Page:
Cardiac arrhythmias are a leading cause of morbidity and sudden death, and collectively constitute a substantial public health problem. We are focused on understanding the mechanisms of arrhythmias, identifying individuals at risk, and intervening to improve health outcomes. Our group comprises a large and collaborative multi-disciplinary team focused on improving cardiovascular health by leveraging human genetics, prediction modeling, and clinical trials. Several areas of active investigation include:
Determining the genetic basis of arrhythmias: Using genotyping and sequencing techniques, we aim to determine genetic factors that underlie atrial fibrillation, bradyarrhythmias, and sudden cardiac arrest. We leverage rare disease collections and large-scale biorepositories to perform genetic discovery.
Identifying individuals at risk for arrhythmias and related morbidity: By curating datasets including electronic health record data and imaging data, we study factors associated with onset of cardiovascular disease. We use a variety of conventional and novel statistical methods to inform risk assessment.
Improving treatment of individuals with or at risk for arrhythmias: We seek to determine whether specific interventions will improve outcomes and efficiency of care delivery. We are examining digital technology, including wearables, in large-scale clinical trials to screen for atrial fibrillation.
The goal of our laboratory work is to use genetics to elucidate the molecular basis underlying abnormalities of the heart rhythm and heart function. Much of our recent work has focused atrial fibrillation which is the most common arrhythmia. To identify novel pathways for atrial fibrillation we are using a broad range of techniques including population genetics, electrophysiology, and animal models of arrhythmias.
This work in turn led the establishment of the AFGen Consortium, an international group of investigators studying the genetics of atrial fibrillation. In the ensuing years, we have led large-scale genetic analyses for atrial fibrillation and many other cardiovascular diseases. Our work now spans a wide range of topics centered on cardiovascular disease genetics, mechanisms, single cell sequencing, and therapeutic development.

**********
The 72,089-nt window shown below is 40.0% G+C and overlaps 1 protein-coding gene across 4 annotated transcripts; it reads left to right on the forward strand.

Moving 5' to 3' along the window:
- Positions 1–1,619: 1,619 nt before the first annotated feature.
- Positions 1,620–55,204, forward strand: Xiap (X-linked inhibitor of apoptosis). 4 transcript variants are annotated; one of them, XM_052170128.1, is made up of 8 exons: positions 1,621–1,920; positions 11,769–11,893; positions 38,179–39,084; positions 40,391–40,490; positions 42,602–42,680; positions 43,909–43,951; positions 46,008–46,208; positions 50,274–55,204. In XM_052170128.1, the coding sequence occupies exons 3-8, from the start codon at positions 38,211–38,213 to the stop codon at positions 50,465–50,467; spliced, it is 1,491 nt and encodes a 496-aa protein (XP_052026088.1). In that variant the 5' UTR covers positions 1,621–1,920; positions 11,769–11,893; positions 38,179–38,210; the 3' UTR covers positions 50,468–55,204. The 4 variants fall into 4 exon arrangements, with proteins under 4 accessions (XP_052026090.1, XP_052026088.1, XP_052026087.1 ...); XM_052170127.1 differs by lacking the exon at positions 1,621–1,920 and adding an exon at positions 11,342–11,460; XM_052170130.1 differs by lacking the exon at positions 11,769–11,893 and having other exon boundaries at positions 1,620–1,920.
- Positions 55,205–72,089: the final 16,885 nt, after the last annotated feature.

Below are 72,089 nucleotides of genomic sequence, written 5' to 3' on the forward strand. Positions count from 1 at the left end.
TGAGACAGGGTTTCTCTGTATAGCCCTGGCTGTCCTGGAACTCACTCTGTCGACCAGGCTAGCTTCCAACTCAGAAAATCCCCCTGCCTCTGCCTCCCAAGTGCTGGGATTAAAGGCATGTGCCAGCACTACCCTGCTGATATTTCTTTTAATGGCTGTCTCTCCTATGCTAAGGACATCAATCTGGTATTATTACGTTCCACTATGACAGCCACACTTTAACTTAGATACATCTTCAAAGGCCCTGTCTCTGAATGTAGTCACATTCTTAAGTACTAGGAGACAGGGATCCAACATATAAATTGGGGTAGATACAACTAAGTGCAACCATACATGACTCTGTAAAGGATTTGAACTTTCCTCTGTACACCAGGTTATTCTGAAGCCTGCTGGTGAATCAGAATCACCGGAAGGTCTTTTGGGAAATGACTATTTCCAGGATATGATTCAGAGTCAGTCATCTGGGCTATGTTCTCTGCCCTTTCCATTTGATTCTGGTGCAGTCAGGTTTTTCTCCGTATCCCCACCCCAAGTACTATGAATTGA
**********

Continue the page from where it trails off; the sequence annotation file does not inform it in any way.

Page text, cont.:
Our experimental laboratory is developing bench-to-bedside approaches to image and understand in vivo inflammation and thrombogenesis in vascular disease, including atherosclerosis, venous thrombosis, and arteriovenous fistula. Via close collaborations with molecular imaging chemistry, we have developed an array of molecular imaging agents to report on macrophages, fibrin, cathepsin K, VCAM-1, thrombin, and activated factor XIII. Using intravital microscopy, FMT, MRI, or PET-CT we have imaged and quantified these molecular targets in murine models of vascular disease, which have led to new insights into how atheroma, thrombi, and AVF evolve and resolve.
Our major translational focus is the development of intravascular near-infrared fluorescence molecular imaging catheter technology to image inflammation in human coronary arteries and coronary stents, using large animal models. In conjunction with leading engineering groups, we have developed intravascular NIRF-OCT and NIRF-IVUS catheters and systems. The ability to image inflammation at high-resolution could provide new approaches to identify high-risk plaques and high-risk stents.